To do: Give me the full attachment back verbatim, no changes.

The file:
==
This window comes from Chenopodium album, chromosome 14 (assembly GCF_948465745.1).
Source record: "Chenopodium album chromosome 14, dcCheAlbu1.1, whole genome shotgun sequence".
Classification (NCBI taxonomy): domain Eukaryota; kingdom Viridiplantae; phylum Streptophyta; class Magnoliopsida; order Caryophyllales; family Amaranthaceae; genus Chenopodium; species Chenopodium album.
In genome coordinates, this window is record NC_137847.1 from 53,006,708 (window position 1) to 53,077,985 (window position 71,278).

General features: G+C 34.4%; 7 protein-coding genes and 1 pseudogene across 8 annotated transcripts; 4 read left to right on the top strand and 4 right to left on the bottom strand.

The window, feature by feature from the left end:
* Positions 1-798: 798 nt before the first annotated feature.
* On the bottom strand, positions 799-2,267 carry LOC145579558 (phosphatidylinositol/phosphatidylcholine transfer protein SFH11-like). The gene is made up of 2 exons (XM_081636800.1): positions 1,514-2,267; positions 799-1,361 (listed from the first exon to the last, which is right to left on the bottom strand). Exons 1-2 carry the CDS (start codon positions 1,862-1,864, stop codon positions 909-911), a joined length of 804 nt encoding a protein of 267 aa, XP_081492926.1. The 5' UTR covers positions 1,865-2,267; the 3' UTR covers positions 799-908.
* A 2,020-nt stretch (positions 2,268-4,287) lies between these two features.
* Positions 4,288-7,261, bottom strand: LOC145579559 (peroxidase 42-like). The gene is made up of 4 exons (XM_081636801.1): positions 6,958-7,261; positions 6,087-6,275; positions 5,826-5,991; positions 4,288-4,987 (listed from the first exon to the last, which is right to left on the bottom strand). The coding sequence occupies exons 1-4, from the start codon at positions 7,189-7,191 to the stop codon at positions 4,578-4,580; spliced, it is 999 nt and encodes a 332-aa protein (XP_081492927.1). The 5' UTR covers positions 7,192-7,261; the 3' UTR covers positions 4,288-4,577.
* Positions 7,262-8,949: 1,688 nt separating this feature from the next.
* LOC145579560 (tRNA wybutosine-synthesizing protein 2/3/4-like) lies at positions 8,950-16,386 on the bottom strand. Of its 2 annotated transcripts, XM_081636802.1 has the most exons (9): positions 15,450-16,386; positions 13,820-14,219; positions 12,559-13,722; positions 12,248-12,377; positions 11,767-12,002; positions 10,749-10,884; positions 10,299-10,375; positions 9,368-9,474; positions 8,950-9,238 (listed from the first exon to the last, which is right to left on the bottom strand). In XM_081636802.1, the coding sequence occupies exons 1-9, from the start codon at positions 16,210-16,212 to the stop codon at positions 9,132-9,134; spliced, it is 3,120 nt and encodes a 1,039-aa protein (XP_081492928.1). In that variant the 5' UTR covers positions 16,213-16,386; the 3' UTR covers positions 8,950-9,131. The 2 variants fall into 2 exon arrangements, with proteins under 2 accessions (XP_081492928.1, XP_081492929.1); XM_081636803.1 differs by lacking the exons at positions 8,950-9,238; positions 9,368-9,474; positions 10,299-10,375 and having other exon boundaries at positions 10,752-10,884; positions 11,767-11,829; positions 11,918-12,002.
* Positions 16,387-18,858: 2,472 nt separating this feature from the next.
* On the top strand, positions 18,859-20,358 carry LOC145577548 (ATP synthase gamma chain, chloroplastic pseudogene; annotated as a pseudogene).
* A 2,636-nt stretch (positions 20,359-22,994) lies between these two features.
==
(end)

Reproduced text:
This window comes from Chenopodium album, chromosome 14 (assembly GCF_948465745.1).
Source record: "Chenopodium album chromosome 14, dcCheAlbu1.1, whole genome shotgun sequence".
Classification (NCBI taxonomy): domain Eukaryota; kingdom Viridiplantae; phylum Streptophyta; class Magnoliopsida; order Caryophyllales; family Amaranthaceae; genus Chenopodium; species Chenopodium album.
In genome coordinates, this window is record NC_137847.1 from 53,006,708 (window position 1) to 53,077,985 (window position 71,278).

General features: G+C 34.4%; 7 protein-coding genes and 1 pseudogene across 8 annotated transcripts; 4 read left to right on the top strand and 4 right to left on the bottom strand.

The window, feature by feature from the left end:
* Positions 1-798: 798 nt before the first annotated feature.
* On the bottom strand, positions 799-2,267 carry LOC145579558 (phosphatidylinositol/phosphatidylcholine transfer protein SFH11-like). The gene is made up of 2 exons (XM_081636800.1): positions 1,514-2,267; positions 799-1,361 (listed from the first exon to the last, which is right to left on the bottom strand). Exons 1-2 carry the CDS (start codon positions 1,862-1,864, stop codon positions 909-911), a joined length of 804 nt encoding a protein of 267 aa, XP_081492926.1. The 5' UTR covers positions 1,865-2,267; the 3' UTR covers positions 799-908.
* A 2,020-nt stretch (positions 2,268-4,287) lies between these two features.
* Positions 4,288-7,261, bottom strand: LOC145579559 (peroxidase 42-like). The gene is made up of 4 exons (XM_081636801.1): positions 6,958-7,261; positions 6,087-6,275; positions 5,826-5,991; positions 4,288-4,987 (listed from the first exon to the last, which is right to left on the bottom strand). The coding sequence occupies exons 1-4, from the start codon at positions 7,189-7,191 to the stop codon at positions 4,578-4,580; spliced, it is 999 nt and encodes a 332-aa protein (XP_081492927.1). The 5' UTR covers positions 7,192-7,261; the 3' UTR covers positions 4,288-4,577.
* Positions 7,262-8,949: 1,688 nt separating this feature from the next.
* LOC145579560 (tRNA wybutosine-synthesizing protein 2/3/4-like) lies at positions 8,950-16,386 on the bottom strand. Of its 2 annotated transcripts, XM_081636802.1 has the most exons (9): positions 15,450-16,386; positions 13,820-14,219; positions 12,559-13,722; positions 12,248-12,377; positions 11,767-12,002; positions 10,749-10,884; positions 10,299-10,375; positions 9,368-9,474; positions 8,950-9,238 (listed from the first exon to the last, which is right to left on the bottom strand). In XM_081636802.1, the coding sequence occupies exons 1-9, from the start codon at positions 16,210-16,212 to the stop codon at positions 9,132-9,134; spliced, it is 3,120 nt and encodes a 1,039-aa protein (XP_081492928.1). In that variant the 5' UTR covers positions 16,213-16,386; the 3' UTR covers positions 8,950-9,131. The 2 variants fall into 2 exon arrangements, with proteins under 2 accessions (XP_081492928.1, XP_081492929.1); XM_081636803.1 differs by lacking the exons at positions 8,950-9,238; positions 9,368-9,474; positions 10,299-10,375 and having other exon boundaries at positions 10,752-10,884; positions 11,767-11,829; positions 11,918-12,002.
* Positions 16,387-18,858: 2,472 nt separating this feature from the next.
* On the top strand, positions 18,859-20,358 carry LOC145577548 (ATP synthase gamma chain, chloroplastic pseudogene; annotated as a pseudogene).
* A 2,636-nt stretch (positions 20,359-22,994) lies between these two features.